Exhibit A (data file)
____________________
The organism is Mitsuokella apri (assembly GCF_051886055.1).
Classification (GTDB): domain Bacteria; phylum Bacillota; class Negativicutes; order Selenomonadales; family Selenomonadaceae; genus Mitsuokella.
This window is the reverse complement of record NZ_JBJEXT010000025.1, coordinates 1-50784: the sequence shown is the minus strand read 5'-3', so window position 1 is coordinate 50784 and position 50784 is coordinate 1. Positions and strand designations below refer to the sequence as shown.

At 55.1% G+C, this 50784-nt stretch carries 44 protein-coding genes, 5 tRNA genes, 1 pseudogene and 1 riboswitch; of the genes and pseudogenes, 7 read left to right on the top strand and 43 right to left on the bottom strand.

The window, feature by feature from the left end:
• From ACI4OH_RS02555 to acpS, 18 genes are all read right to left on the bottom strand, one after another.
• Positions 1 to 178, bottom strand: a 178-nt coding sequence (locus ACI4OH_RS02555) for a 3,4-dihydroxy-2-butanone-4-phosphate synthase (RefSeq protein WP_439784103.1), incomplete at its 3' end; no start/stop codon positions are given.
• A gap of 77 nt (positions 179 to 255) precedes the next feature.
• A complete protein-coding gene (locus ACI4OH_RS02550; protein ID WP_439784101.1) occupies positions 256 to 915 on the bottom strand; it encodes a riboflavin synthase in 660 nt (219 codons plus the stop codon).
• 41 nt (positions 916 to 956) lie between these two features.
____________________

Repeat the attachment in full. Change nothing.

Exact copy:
The organism is Mitsuokella apri (assembly GCF_051886055.1).
Classification (GTDB): domain Bacteria; phylum Bacillota; class Negativicutes; order Selenomonadales; family Selenomonadaceae; genus Mitsuokella.
This window is the reverse complement of record NZ_JBJEXT010000025.1, coordinates 1-50784: the sequence shown is the minus strand read 5'-3', so window position 1 is coordinate 50784 and position 50784 is coordinate 1. Positions and strand designations below refer to the sequence as shown.

At 55.1% G+C, this 50784-nt stretch carries 44 protein-coding genes, 5 tRNA genes, 1 pseudogene and 1 riboswitch; of the genes and pseudogenes, 7 read left to right on the top strand and 43 right to left on the bottom strand.

The window, feature by feature from the left end:
• From ACI4OH_RS02555 to acpS, 18 genes are all read right to left on the bottom strand, one after another.
• Positions 1 to 178, bottom strand: a 178-nt coding sequence (locus ACI4OH_RS02555) for a 3,4-dihydroxy-2-butanone-4-phosphate synthase (RefSeq protein WP_439784103.1), incomplete at its 3' end; no start/stop codon positions are given.
• A gap of 77 nt (positions 179 to 255) precedes the next feature.
• A complete protein-coding gene (locus ACI4OH_RS02550; protein ID WP_439784101.1) occupies positions 256 to 915 on the bottom strand; it encodes a riboflavin synthase in 660 nt (219 codons plus the stop codon).
• 41 nt (positions 916 to 956) lie between these two features.